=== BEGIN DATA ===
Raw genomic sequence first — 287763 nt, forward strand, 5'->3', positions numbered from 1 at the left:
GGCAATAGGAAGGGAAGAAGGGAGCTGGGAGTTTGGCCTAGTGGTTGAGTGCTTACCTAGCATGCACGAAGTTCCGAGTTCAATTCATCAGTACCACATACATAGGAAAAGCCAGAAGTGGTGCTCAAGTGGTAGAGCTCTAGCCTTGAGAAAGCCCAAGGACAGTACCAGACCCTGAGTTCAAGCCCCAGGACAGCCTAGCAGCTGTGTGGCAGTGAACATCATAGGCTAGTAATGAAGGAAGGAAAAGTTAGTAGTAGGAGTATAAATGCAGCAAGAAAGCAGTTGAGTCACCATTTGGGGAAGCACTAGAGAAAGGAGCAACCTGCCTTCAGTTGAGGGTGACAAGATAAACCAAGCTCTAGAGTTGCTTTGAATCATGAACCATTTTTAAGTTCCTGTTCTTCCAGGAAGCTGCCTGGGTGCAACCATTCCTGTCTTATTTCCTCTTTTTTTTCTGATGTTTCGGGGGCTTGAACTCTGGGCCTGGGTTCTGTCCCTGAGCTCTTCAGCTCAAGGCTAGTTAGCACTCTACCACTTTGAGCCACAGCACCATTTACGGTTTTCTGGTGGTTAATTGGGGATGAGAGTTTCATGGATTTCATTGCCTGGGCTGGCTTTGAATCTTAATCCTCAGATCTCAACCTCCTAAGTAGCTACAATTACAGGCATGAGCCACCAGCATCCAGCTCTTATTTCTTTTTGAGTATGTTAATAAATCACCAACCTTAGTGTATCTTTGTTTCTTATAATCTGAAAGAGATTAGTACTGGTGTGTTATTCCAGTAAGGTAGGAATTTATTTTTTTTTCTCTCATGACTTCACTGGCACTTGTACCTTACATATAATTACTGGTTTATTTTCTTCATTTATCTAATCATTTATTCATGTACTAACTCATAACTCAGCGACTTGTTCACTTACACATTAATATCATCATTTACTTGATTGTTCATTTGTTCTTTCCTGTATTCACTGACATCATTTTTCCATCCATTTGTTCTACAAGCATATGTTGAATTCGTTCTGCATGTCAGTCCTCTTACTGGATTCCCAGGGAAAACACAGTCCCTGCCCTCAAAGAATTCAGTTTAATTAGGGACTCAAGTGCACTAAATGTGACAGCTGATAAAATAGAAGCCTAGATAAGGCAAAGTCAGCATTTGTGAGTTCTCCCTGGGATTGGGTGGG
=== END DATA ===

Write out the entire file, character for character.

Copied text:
Raw genomic sequence first — 287763 nt, forward strand, 5'->3', positions numbered from 1 at the left:
GGCAATAGGAAGGGAAGAAGGGAGCTGGGAGTTTGGCCTAGTGGTTGAGTGCTTACCTAGCATGCACGAAGTTCCGAGTTCAATTCATCAGTACCACATACATAGGAAAAGCCAGAAGTGGTGCTCAAGTGGTAGAGCTCTAGCCTTGAGAAAGCCCAAGGACAGTACCAGACCCTGAGTTCAAGCCCCAGGACAGCCTAGCAGCTGTGTGGCAGTGAACATCATAGGCTAGTAATGAAGGAAGGAAAAGTTAGTAGTAGGAGTATAAATGCAGCAAGAAAGCAGTTGAGTCACCATTTGGGGAAGCACTAGAGAAAGGAGCAACCTGCCTTCAGTTGAGGGTGACAAGATAAACCAAGCTCTAGAGTTGCTTTGAATCATGAACCATTTTTAAGTTCCTGTTCTTCCAGGAAGCTGCCTGGGTGCAACCATTCCTGTCTTATTTCCTCTTTTTTTTCTGATGTTTCGGGGGCTTGAACTCTGGGCCTGGGTTCTGTCCCTGAGCTCTTCAGCTCAAGGCTAGTTAGCACTCTACCACTTTGAGCCACAGCACCATTTACGGTTTTCTGGTGGTTAATTGGGGATGAGAGTTTCATGGATTTCATTGCCTGGGCTGGCTTTGAATCTTAATCCTCAGATCTCAACCTCCTAAGTAGCTACAATTACAGGCATGAGCCACCAGCATCCAGCTCTTATTTCTTTTTGAGTATGTTAATAAATCACCAACCTTAGTGTATCTTTGTTTCTTATAATCTGAAAGAGATTAGTACTGGTGTGTTATTCCAGTAAGGTAGGAATTTATTTTTTTTTCTCTCATGACTTCACTGGCACTTGTACCTTACATATAATTACTGGTTTATTTTCTTCATTTATCTAATCATTTATTCATGTACTAACTCATAACTCAGCGACTTGTTCACTTACACATTAATATCATCATTTACTTGATTGTTCATTTGTTCTTTCCTGTATTCACTGACATCATTTTTCCATCCATTTGTTCTACAAGCATATGTTGAATTCGTTCTGCATGTCAGTCCTCTTACTGGATTCCCAGGGAAAACACAGTCCCTGCCCTCAAAGAATTCAGTTTAATTAGGGACTCAAGTGCACTAAATGTGACAGCTGATAAAATAGAAGCCTAGATAAGGCAAAGTCAGCATTTGTGAGTTCTCCCTGGGATTGGGTGGG